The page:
Woman, 35, hit by bowel cancer shares the ‘first’ sign
Bowel cancer: Dr Amir explains symptoms to look out for
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From a history of bowel cancer in your family to an unhealthy diet packed with processed meat, there are various culprits that can increase your risk of bowel cancer. However, Katie, from Essex, who didn’t share her last name, didn’t belong to any of these categories. Despite that, the 35-year-old at the time was diagnosed with stage three bowel cancer in 2021.
There’s no precise order of symptoms that dictates how bowel cancer will start but the first signs often strike on the loo or in your tummy.
This is exactly what happened to Katie. She told Bowel Cancer UK: “On 1 August 2021, I suffered excruciating stomach pain and blood in my stools, which was in fact the first symptom that I had.
“I was literally paralysed on the floor whilst I was playing with my son.
“It lasted approximately 15 minutes and then I was able to crawl to the toilet where I had a bowel movement.”
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At first, the 35-year-old at the time thought she had a “bad case” of trapped wind but the colour of her stool made her doubt this.
“I noticed the colour of my stools to be a purplish red, which I knew I should get checked out,” she said.
This wasn’t the first time the mum spotted blood in her stool but she wasn’t “too worried” because her GPs have previously always dismissed this symptom as “normal”.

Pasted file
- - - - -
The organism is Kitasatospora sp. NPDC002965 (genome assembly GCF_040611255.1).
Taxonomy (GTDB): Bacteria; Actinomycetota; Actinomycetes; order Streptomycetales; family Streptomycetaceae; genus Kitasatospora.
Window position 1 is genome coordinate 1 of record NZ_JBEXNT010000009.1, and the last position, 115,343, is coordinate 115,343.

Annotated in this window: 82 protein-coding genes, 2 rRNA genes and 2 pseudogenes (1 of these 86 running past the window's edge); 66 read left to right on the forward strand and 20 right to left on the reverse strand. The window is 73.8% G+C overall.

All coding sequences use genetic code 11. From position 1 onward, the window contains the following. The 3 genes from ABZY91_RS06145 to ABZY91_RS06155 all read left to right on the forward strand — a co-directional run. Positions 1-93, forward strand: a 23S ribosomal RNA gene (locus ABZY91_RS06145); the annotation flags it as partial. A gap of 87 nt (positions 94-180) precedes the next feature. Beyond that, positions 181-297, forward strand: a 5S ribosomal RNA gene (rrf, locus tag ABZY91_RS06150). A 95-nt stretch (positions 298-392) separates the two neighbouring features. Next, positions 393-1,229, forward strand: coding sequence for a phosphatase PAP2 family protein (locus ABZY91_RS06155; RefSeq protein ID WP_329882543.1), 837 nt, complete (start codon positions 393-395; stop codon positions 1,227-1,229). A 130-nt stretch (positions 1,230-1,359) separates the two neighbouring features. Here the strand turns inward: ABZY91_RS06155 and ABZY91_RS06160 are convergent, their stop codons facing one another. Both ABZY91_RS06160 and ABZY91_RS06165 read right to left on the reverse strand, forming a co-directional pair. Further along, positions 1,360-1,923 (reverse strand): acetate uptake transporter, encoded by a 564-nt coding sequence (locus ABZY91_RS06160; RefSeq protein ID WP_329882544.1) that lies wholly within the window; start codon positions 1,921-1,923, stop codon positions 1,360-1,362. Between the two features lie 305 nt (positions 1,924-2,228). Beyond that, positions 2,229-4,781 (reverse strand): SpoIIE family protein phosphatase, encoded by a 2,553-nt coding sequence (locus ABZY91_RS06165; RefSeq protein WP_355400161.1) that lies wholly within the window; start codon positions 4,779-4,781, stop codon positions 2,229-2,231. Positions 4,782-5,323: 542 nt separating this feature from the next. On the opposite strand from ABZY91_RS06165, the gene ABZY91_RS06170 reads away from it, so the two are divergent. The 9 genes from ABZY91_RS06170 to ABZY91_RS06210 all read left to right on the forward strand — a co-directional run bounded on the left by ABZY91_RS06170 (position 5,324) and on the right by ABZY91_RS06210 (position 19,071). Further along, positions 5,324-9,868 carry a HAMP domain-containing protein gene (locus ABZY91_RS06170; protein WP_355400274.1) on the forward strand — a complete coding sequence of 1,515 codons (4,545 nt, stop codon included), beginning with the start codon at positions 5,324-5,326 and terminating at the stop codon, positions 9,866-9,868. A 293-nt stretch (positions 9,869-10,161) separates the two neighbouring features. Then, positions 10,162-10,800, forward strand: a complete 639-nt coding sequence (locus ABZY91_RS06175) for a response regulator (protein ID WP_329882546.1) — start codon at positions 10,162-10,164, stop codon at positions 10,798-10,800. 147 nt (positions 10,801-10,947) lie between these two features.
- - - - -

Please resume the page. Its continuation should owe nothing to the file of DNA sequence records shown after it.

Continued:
According to the NHS, abdominal pain and rectal bleeding are considered some of the tell-tale signs of bowel cancer.
The health service explains the full list of “main” symptoms to look out for includes:
- Persistent change in bowel habit (pooing more often, with looser, runnier poos)
- Blood in the poo without other symptoms of piles (haemorrhoids)
- Abdominal pain, discomfort or bloating (always brought on by eating)
- Loss of appetite and weight loss.
The NHS recommends seeing a GP if you have any of the symptoms of bowel cancer for three weeks or more.
Eventually, Katie’s GP referred her to urgent endoscopy which revealed a cancerous “mass”.
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As the mum was breastfeeding at the time, she wasn’t sedated for the procedure which allowed her to see everything “fully”.
She added: “I had zero risk factors for bowel cancer. I was a young age at 35.
“As a vegetarian, I didn’t eat red or processed meat, nor did I eat much when I was a meat eater.
“I ate a high-fibre diet. I have always been a healthy weight and I have always been reasonably fit and physically active.”
Once Katie received her diagnosis, she had an operation scheduled to remove a section of her bowel.
This procedure was followed by chemotherapy to suppress a secondary tumour from appearing.
She said: “The chemotherapy has been like the back end of an endurance race; feeling exhausted, both mentally and physically, and hitting the wall but knowing you have to keep going through it to make it to the finish line.
“We got through it and I could not have done it without the unbelievable, unconditional support of my family and friends.”
Fortunately, her scans have been clear since so she’s been now moved on to the surveillance programme for the next five years.
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